Stoev (right) was shot in the right temple just after midday, according to authorities. The slug passed through the front of his head, exiting through his left temple. He was taken to Pirogov hospital in critical condition. He later died of his injuries. Two masked men are believed responsible for the apparent gangland execution.

The author claimed he had first-hand knowledge of Bulgarian organized crime as a former member. He indicated that his novels contained true events from the lives and careers of gang bosses. One of those bosses, Mladen Mihalev, a.k.a. Madzho (left), has agreed to be interrogated over the Stoev killing. Authorities plan to call on other underworld figures mentioned in Stoev's books.

Stoev authored a series of books titled, "BG Godfather."
The European Union has been concerned for years over Bulgaria's apparent inability to deal with rampant organized crime. Many dozens of gangland executions have occurred in public places in recent years without convictions. Before admission into the Union, Bulgaria was harshly criticized for its failure to bring a single known crime boss to justice.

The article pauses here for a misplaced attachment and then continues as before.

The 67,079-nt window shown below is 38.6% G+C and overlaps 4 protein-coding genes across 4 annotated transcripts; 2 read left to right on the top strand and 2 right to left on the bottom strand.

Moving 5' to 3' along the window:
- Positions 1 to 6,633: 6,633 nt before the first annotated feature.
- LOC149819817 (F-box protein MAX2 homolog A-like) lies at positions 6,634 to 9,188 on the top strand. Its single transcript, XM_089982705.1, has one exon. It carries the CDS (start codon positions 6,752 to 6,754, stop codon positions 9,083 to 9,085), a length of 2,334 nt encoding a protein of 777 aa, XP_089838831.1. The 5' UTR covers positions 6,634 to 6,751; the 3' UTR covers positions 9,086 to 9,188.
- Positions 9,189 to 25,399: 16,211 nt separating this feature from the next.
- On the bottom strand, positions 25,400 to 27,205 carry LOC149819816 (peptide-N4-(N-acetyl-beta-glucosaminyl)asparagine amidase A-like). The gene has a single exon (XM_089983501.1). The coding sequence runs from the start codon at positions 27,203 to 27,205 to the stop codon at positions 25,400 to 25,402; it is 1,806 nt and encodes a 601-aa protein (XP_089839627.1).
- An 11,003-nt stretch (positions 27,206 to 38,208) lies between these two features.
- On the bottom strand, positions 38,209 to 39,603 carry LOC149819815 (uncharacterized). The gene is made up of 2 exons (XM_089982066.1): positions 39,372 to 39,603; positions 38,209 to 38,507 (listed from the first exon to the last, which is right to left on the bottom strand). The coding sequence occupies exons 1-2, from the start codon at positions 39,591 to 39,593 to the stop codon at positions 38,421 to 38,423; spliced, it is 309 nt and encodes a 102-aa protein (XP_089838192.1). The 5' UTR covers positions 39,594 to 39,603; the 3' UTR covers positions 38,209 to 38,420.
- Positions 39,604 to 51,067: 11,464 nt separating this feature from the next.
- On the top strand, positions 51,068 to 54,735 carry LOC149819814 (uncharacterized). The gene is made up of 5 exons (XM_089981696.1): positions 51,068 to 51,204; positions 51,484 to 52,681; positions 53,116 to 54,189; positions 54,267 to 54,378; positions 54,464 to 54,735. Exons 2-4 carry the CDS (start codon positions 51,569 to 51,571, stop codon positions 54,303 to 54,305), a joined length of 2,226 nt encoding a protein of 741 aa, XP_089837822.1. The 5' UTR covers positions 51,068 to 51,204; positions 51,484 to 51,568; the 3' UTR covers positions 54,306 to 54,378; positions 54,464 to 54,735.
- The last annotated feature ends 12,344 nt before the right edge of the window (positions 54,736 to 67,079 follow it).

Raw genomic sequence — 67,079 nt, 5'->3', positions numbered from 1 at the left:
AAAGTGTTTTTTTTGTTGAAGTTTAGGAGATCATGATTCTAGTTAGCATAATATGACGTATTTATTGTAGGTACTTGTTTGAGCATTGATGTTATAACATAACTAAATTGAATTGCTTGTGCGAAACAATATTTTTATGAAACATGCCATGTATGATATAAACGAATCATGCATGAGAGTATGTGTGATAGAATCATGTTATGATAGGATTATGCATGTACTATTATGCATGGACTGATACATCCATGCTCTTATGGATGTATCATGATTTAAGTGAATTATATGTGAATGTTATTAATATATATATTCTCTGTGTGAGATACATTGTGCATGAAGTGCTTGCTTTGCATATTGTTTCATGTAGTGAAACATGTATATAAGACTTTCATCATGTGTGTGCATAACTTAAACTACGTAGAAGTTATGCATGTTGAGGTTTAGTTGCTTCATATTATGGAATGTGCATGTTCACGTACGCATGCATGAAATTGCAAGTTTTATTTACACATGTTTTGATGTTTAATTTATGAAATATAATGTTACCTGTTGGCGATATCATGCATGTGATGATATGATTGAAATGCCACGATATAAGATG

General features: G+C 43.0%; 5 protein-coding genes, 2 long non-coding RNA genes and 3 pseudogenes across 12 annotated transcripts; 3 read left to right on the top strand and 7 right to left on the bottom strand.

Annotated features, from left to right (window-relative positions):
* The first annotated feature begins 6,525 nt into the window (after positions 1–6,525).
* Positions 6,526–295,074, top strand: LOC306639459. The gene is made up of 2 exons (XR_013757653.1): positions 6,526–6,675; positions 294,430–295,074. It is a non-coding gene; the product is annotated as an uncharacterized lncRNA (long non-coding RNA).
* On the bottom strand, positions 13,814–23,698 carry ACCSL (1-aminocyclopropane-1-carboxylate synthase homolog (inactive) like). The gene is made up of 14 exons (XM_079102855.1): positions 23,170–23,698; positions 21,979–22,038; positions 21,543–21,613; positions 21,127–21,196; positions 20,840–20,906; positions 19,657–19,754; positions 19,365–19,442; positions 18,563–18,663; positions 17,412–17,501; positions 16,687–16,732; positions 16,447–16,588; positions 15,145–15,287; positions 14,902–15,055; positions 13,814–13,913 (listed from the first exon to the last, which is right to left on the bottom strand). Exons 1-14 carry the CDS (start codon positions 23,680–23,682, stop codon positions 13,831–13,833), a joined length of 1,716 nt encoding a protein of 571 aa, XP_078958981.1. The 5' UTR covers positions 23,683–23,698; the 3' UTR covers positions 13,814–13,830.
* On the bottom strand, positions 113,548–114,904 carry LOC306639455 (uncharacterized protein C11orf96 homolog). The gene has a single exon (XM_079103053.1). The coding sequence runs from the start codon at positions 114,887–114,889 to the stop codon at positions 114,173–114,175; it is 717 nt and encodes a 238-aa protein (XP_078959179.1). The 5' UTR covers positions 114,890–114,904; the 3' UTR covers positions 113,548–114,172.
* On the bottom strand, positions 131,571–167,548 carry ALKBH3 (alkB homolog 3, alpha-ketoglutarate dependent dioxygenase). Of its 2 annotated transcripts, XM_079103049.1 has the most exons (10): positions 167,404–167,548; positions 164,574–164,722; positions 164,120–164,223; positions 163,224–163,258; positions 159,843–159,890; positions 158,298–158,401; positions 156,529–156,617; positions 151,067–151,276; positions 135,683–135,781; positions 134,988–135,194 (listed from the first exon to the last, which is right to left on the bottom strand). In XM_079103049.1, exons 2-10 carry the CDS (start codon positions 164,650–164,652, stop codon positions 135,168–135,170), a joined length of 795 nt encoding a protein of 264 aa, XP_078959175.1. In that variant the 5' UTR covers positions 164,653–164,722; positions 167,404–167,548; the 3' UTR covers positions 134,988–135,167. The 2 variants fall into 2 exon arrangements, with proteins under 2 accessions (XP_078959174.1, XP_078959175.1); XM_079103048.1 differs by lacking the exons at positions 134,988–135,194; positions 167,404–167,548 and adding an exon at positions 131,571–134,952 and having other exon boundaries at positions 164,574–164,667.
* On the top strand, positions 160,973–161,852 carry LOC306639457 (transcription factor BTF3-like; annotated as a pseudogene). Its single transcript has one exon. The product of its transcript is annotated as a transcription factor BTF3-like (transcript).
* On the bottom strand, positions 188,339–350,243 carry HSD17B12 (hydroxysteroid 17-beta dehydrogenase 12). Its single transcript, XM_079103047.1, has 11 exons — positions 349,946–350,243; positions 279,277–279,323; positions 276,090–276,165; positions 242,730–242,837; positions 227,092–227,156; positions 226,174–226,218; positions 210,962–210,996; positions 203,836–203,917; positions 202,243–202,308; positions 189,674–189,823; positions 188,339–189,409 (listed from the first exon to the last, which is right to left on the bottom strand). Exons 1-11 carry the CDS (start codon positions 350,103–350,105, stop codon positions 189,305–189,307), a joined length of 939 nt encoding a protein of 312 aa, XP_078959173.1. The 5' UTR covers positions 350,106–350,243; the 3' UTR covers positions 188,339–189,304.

This month, two senior police officials were arrested for abuse of power and revealing state secrets to crime bosses. Opposition legislators have charged that the Bulgarian Socialist government has close ties to organized crime. The London Times has called for an end to European Union funds for Bulgaria until the nation takes decisive action against crime and official corruption.

NJ rounds up 45 linked to Genovese Family

New Jersey State Police, the East Rutherford NJ Police Department and other law enforcement agencies have rounded up 45 people accused of gambling and drug distribution and believed to be operating in concert with the Genovese Crime Family, according to a story by Mark J. Bonamo of the Hackensack Chronicle. The arrests were made in raids beginning early in the morning of March 25.